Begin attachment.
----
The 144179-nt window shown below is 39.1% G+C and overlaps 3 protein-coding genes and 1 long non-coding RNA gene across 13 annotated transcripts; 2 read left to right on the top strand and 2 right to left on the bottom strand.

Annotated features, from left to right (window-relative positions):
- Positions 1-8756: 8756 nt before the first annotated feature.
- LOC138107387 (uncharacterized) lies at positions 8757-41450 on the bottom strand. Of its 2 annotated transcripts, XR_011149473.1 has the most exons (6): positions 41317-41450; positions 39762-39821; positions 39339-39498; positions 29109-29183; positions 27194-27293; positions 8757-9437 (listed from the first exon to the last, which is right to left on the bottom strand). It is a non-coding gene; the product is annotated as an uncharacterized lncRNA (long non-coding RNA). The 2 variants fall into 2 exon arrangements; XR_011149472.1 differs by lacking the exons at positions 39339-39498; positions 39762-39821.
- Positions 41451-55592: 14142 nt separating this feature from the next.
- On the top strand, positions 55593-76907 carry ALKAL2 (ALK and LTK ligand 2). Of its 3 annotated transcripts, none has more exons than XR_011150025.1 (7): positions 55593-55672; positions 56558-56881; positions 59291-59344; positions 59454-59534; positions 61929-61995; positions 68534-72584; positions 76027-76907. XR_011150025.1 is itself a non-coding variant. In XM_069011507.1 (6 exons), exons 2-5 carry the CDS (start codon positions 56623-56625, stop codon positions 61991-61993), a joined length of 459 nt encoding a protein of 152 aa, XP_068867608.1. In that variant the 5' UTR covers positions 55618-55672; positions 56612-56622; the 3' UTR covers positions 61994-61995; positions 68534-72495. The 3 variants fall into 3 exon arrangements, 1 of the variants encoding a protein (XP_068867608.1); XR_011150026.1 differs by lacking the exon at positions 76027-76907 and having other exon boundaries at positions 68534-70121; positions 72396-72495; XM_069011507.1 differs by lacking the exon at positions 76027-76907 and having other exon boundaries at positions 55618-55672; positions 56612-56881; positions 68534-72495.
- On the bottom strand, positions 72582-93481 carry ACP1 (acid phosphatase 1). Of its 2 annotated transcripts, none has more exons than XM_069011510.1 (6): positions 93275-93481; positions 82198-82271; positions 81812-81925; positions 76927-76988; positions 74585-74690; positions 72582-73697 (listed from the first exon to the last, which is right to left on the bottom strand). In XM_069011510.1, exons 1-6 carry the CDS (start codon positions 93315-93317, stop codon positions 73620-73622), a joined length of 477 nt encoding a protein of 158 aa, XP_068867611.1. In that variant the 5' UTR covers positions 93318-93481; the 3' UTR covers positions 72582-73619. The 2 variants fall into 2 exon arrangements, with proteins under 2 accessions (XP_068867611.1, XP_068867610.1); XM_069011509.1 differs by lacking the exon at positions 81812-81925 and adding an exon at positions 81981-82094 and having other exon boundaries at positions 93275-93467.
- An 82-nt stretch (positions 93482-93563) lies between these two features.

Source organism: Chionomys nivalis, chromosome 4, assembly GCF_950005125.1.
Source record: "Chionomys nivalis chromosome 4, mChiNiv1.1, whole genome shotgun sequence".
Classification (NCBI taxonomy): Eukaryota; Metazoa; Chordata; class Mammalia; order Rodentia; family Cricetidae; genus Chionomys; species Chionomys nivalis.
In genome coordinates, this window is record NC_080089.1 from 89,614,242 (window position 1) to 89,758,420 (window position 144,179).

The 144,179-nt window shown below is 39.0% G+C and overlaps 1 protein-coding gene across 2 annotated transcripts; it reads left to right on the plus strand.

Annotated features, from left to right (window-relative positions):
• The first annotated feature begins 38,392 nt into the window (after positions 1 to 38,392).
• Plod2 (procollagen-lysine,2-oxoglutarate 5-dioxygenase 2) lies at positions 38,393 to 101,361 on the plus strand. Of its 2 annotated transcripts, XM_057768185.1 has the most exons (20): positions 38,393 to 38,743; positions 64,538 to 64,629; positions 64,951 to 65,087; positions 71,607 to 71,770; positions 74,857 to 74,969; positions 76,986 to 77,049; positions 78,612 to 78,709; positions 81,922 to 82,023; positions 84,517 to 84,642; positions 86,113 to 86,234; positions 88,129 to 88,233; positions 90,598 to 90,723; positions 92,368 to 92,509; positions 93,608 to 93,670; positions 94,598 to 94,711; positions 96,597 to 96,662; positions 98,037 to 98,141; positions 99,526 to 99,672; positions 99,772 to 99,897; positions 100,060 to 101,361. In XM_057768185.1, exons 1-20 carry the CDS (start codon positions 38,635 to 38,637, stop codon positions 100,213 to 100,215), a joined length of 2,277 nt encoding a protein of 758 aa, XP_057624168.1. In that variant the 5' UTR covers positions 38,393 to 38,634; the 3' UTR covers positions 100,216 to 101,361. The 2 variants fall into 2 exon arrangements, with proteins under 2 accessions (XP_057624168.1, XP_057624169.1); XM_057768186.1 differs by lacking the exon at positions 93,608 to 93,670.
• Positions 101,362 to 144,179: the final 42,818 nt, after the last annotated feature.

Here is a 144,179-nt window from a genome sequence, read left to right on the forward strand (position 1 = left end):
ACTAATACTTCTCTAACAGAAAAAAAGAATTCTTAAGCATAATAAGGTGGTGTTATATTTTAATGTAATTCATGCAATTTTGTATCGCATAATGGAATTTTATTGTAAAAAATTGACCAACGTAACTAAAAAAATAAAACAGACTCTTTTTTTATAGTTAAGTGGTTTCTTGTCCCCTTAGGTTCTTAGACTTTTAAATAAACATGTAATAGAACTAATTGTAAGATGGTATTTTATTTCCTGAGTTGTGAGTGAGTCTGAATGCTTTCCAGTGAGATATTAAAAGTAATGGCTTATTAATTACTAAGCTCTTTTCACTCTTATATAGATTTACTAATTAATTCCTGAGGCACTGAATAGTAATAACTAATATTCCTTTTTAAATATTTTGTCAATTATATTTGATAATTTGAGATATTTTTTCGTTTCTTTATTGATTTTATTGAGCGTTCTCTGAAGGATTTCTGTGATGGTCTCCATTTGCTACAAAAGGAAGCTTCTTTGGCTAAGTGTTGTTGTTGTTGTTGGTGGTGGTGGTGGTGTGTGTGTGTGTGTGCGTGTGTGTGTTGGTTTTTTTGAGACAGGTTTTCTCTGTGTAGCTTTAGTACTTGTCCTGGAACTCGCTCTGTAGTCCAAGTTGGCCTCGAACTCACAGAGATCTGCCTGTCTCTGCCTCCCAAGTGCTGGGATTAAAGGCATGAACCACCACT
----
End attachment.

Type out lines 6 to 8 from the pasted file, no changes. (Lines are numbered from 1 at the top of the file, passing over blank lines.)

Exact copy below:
- On the top strand, positions 55593-76907 carry ALKAL2 (ALK and LTK ligand 2). Of its 3 annotated transcripts, none has more exons than XR_011150025.1 (7): positions 55593-55672; positions 56558-56881; positions 59291-59344; positions 59454-59534; positions 61929-61995; positions 68534-72584; positions 76027-76907. XR_011150025.1 is itself a non-coding variant. In XM_069011507.1 (6 exons), exons 2-5 carry the CDS (start codon positions 56623-56625, stop codon positions 61991-61993), a joined length of 459 nt encoding a protein of 152 aa, XP_068867608.1. In that variant the 5' UTR covers positions 55618-55672; positions 56612-56622; the 3' UTR covers positions 61994-61995; positions 68534-72495. The 3 variants fall into 3 exon arrangements, 1 of the variants encoding a protein (XP_068867608.1); XR_011150026.1 differs by lacking the exon at positions 76027-76907 and having other exon boundaries at positions 68534-70121; positions 72396-72495; XM_069011507.1 differs by lacking the exon at positions 76027-76907 and having other exon boundaries at positions 55618-55672; positions 56612-56881; positions 68534-72495.
- On the bottom strand, positions 72582-93481 carry ACP1 (acid phosphatase 1). Of its 2 annotated transcripts, none has more exons than XM_069011510.1 (6): positions 93275-93481; positions 82198-82271; positions 81812-81925; positions 76927-76988; positions 74585-74690; positions 72582-73697 (listed from the first exon to the last, which is right to left on the bottom strand). In XM_069011510.1, exons 1-6 carry the CDS (start codon positions 93315-93317, stop codon positions 73620-73622), a joined length of 477 nt encoding a protein of 158 aa, XP_068867611.1. In that variant the 5' UTR covers positions 93318-93481; the 3' UTR covers positions 72582-73619. The 2 variants fall into 2 exon arrangements, with proteins under 2 accessions (XP_068867611.1, XP_068867610.1); XM_069011509.1 differs by lacking the exon at positions 81812-81925 and adding an exon at positions 81981-82094 and having other exon boundaries at positions 93275-93467.
- An 82-nt stretch (positions 93482-93563) lies between these two features.